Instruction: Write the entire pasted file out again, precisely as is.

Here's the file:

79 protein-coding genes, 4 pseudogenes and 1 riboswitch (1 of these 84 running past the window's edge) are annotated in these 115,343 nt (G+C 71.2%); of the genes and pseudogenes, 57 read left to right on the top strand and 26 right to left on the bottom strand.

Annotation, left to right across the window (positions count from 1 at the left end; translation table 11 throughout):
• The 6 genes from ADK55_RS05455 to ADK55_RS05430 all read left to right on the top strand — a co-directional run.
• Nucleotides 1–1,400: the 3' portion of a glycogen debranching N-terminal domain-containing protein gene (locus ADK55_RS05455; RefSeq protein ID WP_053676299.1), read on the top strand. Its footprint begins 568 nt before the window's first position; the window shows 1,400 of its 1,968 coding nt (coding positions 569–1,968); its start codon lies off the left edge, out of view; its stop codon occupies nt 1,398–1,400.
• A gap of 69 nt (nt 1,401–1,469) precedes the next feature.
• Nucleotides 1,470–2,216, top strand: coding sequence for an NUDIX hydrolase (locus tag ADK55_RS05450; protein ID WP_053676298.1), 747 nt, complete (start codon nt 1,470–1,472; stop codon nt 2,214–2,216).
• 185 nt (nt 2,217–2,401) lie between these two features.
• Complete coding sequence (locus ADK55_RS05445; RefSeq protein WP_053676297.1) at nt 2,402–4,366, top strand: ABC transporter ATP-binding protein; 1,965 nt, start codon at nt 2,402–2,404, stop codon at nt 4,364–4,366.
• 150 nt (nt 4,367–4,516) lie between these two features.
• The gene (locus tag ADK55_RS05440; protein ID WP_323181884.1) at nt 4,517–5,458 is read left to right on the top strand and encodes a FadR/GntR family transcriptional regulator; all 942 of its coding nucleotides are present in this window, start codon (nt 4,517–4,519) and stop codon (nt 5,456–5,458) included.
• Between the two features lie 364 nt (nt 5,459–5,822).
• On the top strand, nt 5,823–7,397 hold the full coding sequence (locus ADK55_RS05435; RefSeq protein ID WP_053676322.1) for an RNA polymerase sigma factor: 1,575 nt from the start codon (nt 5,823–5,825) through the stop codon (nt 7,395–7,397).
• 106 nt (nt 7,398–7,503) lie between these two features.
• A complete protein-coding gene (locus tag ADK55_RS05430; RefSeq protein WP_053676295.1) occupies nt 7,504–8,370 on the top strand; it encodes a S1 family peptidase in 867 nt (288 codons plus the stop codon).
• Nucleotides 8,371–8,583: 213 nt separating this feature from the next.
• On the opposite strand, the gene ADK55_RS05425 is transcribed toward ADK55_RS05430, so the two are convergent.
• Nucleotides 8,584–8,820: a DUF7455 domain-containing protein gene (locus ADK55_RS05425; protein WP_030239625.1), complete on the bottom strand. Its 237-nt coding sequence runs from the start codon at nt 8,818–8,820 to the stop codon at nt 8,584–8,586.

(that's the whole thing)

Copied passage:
79 protein-coding genes, 4 pseudogenes and 1 riboswitch (1 of these 84 running past the window's edge) are annotated in these 115,343 nt (G+C 71.2%); of the genes and pseudogenes, 57 read left to right on the top strand and 26 right to left on the bottom strand.

Annotation, left to right across the window (positions count from 1 at the left end; translation table 11 throughout):
• The 6 genes from ADK55_RS05455 to ADK55_RS05430 all read left to right on the top strand — a co-directional run.
• Nucleotides 1–1,400: the 3' portion of a glycogen debranching N-terminal domain-containing protein gene (locus ADK55_RS05455; RefSeq protein ID WP_053676299.1), read on the top strand. Its footprint begins 568 nt before the window's first position; the window shows 1,400 of its 1,968 coding nt (coding positions 569–1,968); its start codon lies off the left edge, out of view; its stop codon occupies nt 1,398–1,400.
• A gap of 69 nt (nt 1,401–1,469) precedes the next feature.
• Nucleotides 1,470–2,216, top strand: coding sequence for an NUDIX hydrolase (locus tag ADK55_RS05450; protein ID WP_053676298.1), 747 nt, complete (start codon nt 1,470–1,472; stop codon nt 2,214–2,216).
• 185 nt (nt 2,217–2,401) lie between these two features.
• Complete coding sequence (locus ADK55_RS05445; RefSeq protein WP_053676297.1) at nt 2,402–4,366, top strand: ABC transporter ATP-binding protein; 1,965 nt, start codon at nt 2,402–2,404, stop codon at nt 4,364–4,366.
• 150 nt (nt 4,367–4,516) lie between these two features.
• The gene (locus tag ADK55_RS05440; protein ID WP_323181884.1) at nt 4,517–5,458 is read left to right on the top strand and encodes a FadR/GntR family transcriptional regulator; all 942 of its coding nucleotides are present in this window, start codon (nt 4,517–4,519) and stop codon (nt 5,456–5,458) included.
• Between the two features lie 364 nt (nt 5,459–5,822).
• On the top strand, nt 5,823–7,397 hold the full coding sequence (locus ADK55_RS05435; RefSeq protein ID WP_053676322.1) for an RNA polymerase sigma factor: 1,575 nt from the start codon (nt 5,823–5,825) through the stop codon (nt 7,395–7,397).
• 106 nt (nt 7,398–7,503) lie between these two features.
• A complete protein-coding gene (locus tag ADK55_RS05430; RefSeq protein WP_053676295.1) occupies nt 7,504–8,370 on the top strand; it encodes a S1 family peptidase in 867 nt (288 codons plus the stop codon).
• Nucleotides 8,371–8,583: 213 nt separating this feature from the next.
• On the opposite strand, the gene ADK55_RS05425 is transcribed toward ADK55_RS05430, so the two are convergent.
• Nucleotides 8,584–8,820: a DUF7455 domain-containing protein gene (locus ADK55_RS05425; protein WP_030239625.1), complete on the bottom strand. Its 237-nt coding sequence runs from the start codon at nt 8,818–8,820 to the stop codon at nt 8,584–8,586.